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RF is used as a distribution medium because (1) it propagates through the air very well, making it suitable for over-the-air broadcast, and (2) many video signals can be modulated at many different frequencies, it's possible for us to have many "channels" available simultaneously without having them interfere with one another.
Composite Video is a single signal which carries both the chrominance (color) and luminance (brightness) components of a video signal, along with sync information, on a single wire.
"DVI-A" is nothing but RGBHV in a funny connector, and isn't digital at all.
DVI-D is a parallel digital standard--a nasty little tangle of wires in a nasty little plug--which consists of up to seven balanced lines (all other common video standards are run unbalanced) carrying the video itself, and five miscellaneous conductors carrying other information.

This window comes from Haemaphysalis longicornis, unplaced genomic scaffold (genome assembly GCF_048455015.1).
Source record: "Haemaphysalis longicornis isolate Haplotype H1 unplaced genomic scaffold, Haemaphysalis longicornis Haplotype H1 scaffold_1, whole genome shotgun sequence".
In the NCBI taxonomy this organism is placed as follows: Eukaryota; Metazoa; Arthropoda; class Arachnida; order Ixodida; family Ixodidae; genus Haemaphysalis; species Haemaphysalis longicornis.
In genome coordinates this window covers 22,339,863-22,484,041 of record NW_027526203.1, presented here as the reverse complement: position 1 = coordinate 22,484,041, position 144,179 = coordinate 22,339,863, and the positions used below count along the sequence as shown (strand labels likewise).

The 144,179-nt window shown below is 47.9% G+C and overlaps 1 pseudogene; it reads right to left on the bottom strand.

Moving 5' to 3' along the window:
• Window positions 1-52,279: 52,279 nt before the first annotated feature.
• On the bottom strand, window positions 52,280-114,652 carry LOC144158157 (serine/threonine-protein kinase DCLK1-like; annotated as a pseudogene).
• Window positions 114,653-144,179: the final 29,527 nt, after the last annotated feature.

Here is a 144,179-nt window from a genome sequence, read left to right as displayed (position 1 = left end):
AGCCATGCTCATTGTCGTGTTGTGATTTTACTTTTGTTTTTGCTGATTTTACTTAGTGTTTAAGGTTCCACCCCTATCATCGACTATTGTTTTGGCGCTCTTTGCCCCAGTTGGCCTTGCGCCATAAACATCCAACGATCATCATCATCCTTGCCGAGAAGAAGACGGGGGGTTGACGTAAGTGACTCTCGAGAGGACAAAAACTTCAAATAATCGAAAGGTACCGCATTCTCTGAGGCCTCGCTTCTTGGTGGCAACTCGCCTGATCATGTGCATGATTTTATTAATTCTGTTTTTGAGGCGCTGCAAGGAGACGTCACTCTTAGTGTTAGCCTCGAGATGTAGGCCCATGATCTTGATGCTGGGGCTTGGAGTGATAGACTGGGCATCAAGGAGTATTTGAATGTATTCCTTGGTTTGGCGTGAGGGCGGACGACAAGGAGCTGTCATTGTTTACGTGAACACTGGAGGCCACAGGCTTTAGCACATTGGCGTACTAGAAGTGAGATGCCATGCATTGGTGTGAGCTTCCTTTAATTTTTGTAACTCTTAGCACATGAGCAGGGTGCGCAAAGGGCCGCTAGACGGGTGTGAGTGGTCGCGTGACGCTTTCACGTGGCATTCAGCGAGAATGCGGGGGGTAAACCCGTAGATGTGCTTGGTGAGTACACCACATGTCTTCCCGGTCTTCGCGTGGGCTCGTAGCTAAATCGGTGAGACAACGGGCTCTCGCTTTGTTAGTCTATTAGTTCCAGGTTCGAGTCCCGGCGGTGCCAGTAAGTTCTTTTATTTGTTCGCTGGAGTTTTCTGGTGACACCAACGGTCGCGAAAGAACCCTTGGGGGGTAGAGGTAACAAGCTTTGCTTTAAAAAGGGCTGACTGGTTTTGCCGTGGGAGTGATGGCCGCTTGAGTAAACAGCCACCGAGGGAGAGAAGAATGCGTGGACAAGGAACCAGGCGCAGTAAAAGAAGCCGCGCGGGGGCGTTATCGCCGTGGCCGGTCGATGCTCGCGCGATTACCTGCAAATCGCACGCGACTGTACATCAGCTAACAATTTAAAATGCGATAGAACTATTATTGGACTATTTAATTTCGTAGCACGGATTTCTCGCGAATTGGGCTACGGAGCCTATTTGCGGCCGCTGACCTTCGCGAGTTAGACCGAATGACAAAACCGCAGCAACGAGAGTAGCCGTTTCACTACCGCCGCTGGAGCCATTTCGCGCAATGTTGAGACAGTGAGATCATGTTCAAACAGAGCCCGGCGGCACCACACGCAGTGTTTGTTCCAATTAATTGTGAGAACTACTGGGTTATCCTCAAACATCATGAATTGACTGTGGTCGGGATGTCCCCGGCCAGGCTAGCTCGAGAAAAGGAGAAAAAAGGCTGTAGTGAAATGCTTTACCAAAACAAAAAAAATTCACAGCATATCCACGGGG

Because this is a digital rather than an analog signal, it can only be converted to another format through a device that is equipped to decode the digital bitstream and render it in analog form.
Just as s-video requires two signal-carrying wires instead of one, component video requires three to convey the whole signal.
The original "component video" was RGB, which appears in three principal varieties, each requiring a different number of connections.
Consequently, when one has incompatible source signals and destinations, a cable won't solve the problem.